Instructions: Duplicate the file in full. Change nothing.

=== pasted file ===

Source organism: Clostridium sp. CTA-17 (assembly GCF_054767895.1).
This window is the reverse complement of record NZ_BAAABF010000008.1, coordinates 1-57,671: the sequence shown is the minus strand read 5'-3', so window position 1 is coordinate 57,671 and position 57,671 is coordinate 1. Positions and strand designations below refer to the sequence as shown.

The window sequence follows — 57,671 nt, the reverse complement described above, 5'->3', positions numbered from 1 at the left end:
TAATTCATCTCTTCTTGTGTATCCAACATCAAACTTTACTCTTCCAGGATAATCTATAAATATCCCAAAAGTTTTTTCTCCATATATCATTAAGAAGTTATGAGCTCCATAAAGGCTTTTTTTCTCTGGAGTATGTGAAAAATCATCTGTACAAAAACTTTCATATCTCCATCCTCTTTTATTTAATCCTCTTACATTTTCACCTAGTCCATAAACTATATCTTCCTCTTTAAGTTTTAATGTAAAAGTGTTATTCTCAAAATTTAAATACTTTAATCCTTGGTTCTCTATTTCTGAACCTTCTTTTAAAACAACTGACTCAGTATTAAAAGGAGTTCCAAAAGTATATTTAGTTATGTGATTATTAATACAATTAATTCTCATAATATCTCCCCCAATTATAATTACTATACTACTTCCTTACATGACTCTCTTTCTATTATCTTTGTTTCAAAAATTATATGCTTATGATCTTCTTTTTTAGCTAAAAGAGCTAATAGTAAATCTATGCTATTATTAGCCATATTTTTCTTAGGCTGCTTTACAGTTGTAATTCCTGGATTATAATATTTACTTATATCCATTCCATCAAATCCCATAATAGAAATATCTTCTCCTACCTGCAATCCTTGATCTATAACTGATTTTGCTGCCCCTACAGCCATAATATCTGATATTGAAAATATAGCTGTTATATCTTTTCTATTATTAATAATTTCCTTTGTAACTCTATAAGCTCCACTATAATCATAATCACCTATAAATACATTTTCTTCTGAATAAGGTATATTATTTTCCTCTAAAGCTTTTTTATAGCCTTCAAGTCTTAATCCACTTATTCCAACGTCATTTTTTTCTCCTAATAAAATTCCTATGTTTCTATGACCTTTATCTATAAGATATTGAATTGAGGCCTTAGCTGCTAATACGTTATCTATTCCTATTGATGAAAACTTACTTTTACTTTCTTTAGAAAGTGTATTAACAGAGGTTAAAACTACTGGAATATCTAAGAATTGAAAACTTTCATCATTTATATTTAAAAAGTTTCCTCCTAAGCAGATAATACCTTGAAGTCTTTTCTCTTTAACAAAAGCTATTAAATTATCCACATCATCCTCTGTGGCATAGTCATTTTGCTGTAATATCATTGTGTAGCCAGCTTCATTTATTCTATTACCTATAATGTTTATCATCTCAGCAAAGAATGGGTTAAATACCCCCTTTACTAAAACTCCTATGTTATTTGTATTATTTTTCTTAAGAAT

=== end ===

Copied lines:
Source organism: Clostridium sp. CTA-17 (assembly GCF_054767895.1).
This window is the reverse complement of record NZ_BAAABF010000008.1, coordinates 1-57,671: the sequence shown is the minus strand read 5'-3', so window position 1 is coordinate 57,671 and position 57,671 is coordinate 1. Positions and strand designations below refer to the sequence as shown.

The window sequence follows — 57,671 nt, the reverse complement described above, 5'->3', positions numbered from 1 at the left end:
TAATTCATCTCTTCTTGTGTATCCAACATCAAACTTTACTCTTCCAGGATAATCTATAAATATCCCAAAAGTTTTTTCTCCATATATCATTAAGAAGTTATGAGCTCCATAAAGGCTTTTTTTCTCTGGAGTATGTGAAAAATCATCTGTACAAAAACTTTCATATCTCCATCCTCTTTTATTTAATCCTCTTACATTTTCACCTAGTCCATAAACTATATCTTCCTCTTTAAGTTTTAATGTAAAAGTGTTATTCTCAAAATTTAAATACTTTAATCCTTGGTTCTCTATTTCTGAACCTTCTTTTAAAACAACTGACTCAGTATTAAAAGGAGTTCCAAAAGTATATTTAGTTATGTGATTATTAATACAATTAATTCTCATAATATCTCCCCCAATTATAATTACTATACTACTTCCTTACATGACTCTCTTTCTATTATCTTTGTTTCAAAAATTATATGCTTATGATCTTCTTTTTTAGCTAAAAGAGCTAATAGTAAATCTATGCTATTATTAGCCATATTTTTCTTAGGCTGCTTTACAGTTGTAATTCCTGGATTATAATATTTACTTATATCCATTCCATCAAATCCCATAATAGAAATATCTTCTCCTACCTGCAATCCTTGATCTATAACTGATTTTGCTGCCCCTACAGCCATAATATCTGATATTGAAAATATAGCTGTTATATCTTTTCTATTATTAATAATTTCCTTTGTAACTCTATAAGCTCCACTATAATCATAATCACCTATAAATACATTTTCTTCTGAATAAGGTATATTATTTTCCTCTAAAGCTTTTTTATAGCCTTCAAGTCTTAATCCACTTATTCCAACGTCATTTTTTTCTCCTAATAAAATTCCTATGTTTCTATGACCTTTATCTATAAGATATTGAATTGAGGCCTTAGCTGCTAATACGTTATCTATTCCTATTGATGAAAACTTACTTTTACTTTCTTTAGAAAGTGTATTAACAGAGGTTAAAACTACTGGAATATCTAAGAATTGAAAACTTTCATCATTTATATTTAAAAAGTTTCCTCCTAAGCAGATAATACCTTGAAGTCTTTTCTCTTTAACAAAAGCTATTAAATTATCCACATCATCCTCTGTGGCATAGTCATTTTGCTGTAATATCATTGTGTAGCCAGCTTCATTTATTCTATTACCTATAATGTTTATCATCTCAGCAAAGAATGGGTTAAATACCCCCTTTACTAAAACTCCTATGTTATTTGTATTATTTTTCTTAAGAAT